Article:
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Historical "Vintage" Fashion?

Discussion in 'The Home Front Woman' started by ~Kate~, Jul 8, 2017.

  1. ~Kate~

    ~Kate~ New in Town

    I have wondered about this for a while but haven't been able to come across any answers so hopefully someone here might have some insight. Does anyone know if there were groups of women in the past who intentionally wore "vintage" fashion in the way we do? Like Victorians wearing Regency styles, or something similar. I'm rather curious about when women started trying to recreate the style of the past in an everyday sense (not just for costume parties or because they were too poor to afford newer clothing). I've heard of Teddy girls wearing Edwardian clothes, although they seemed to put their own spin on it rather then faithfully reproducing the styles of the past. There are also a lot of historical influences in fashion over the years (1970's does 1930's for example). But when did the habit of dressing "vintage" really begin? Is it a more modern thing (and by modern I mean in the last 50 years or so) or are there any historical examples of the same phenomenon?
     
  2. There were occasional reports of local "eccentrics" doing this -- I've mentioned elsewhere that a woman who lived in my town in the 1930s habitually dressed and lived in the style of the 1870s. She had been quite young when her beloved father died, and the story was that she basically "froze in time" when he passed on. She inherited quite a load of cash from her father, and could afford to live and act as she pleased -- even though the neighborhood kids all believed she was some kind of witch.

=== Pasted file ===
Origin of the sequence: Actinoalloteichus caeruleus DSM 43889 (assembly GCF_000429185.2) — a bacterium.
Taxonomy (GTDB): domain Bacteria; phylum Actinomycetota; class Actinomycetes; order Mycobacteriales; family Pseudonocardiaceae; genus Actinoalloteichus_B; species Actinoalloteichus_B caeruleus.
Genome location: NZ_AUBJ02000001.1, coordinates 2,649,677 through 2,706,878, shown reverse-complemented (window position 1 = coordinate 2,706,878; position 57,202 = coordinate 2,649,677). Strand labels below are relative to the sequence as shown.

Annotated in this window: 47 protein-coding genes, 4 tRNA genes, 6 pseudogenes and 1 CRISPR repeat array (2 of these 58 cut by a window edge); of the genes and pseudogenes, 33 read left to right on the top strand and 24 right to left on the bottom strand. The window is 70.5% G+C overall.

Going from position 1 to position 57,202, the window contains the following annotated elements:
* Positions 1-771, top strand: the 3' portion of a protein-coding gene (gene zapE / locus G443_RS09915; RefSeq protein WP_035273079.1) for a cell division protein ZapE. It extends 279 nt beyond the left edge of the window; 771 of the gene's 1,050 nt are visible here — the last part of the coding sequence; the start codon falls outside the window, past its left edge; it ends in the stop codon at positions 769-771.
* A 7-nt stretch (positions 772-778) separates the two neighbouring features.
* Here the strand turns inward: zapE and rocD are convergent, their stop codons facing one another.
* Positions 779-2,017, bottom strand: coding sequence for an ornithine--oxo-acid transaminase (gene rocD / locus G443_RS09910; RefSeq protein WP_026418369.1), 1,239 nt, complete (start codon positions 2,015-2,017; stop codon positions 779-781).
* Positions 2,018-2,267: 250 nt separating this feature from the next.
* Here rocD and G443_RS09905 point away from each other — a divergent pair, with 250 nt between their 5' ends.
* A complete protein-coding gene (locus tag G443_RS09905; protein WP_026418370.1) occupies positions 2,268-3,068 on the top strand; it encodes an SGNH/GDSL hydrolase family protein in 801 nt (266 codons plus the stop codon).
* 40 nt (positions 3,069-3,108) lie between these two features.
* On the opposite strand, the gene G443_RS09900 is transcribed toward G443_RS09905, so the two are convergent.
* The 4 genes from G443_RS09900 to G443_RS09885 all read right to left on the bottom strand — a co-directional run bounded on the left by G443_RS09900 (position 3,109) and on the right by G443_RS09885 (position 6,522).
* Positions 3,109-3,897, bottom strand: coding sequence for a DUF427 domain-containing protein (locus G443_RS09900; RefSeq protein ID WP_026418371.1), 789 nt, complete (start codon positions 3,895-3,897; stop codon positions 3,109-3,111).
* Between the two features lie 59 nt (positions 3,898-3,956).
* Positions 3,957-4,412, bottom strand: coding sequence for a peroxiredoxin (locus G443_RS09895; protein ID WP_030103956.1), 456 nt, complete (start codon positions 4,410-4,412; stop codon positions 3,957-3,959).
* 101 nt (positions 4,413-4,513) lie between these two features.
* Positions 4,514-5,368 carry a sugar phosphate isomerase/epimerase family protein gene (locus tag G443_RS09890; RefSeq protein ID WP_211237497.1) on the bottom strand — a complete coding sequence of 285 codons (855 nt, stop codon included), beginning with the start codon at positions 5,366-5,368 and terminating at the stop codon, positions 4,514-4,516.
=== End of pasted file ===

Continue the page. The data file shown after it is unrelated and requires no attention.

When she died, her money and her home became the foundation for our local art museum, and the house is maintained by that museum just as she left it.

    As far as younger women dressing in Victorian or Edwardian fashions as a routine thing, I don't think you'll find any cases of it as a daily event outside of "Gay Nineties" theme parties at high schools or on college campuses during the 1890s nostalgia craze of the mid-1930s. This would be akin to holding a "Seventies Dance" at a modern high school, with any family attic likely to yield appropriate costumes. These clothes were considered comical by the average young women of the 1930s in the same way that kids today look at the outlandish getups of the '70s.

    I think the main reason such things never caught on was that Victorian doodads were simply not practical for the kind of active lives young women led in the 1930s. You can dress in 1930s clothes today and they're still reasonably practical for a latter-day daily routine -- many of us here have being doing this for many years without issues -- but it would be very difficult to do so in 1890s clothes without seriously compromising your usual range of activities.
     

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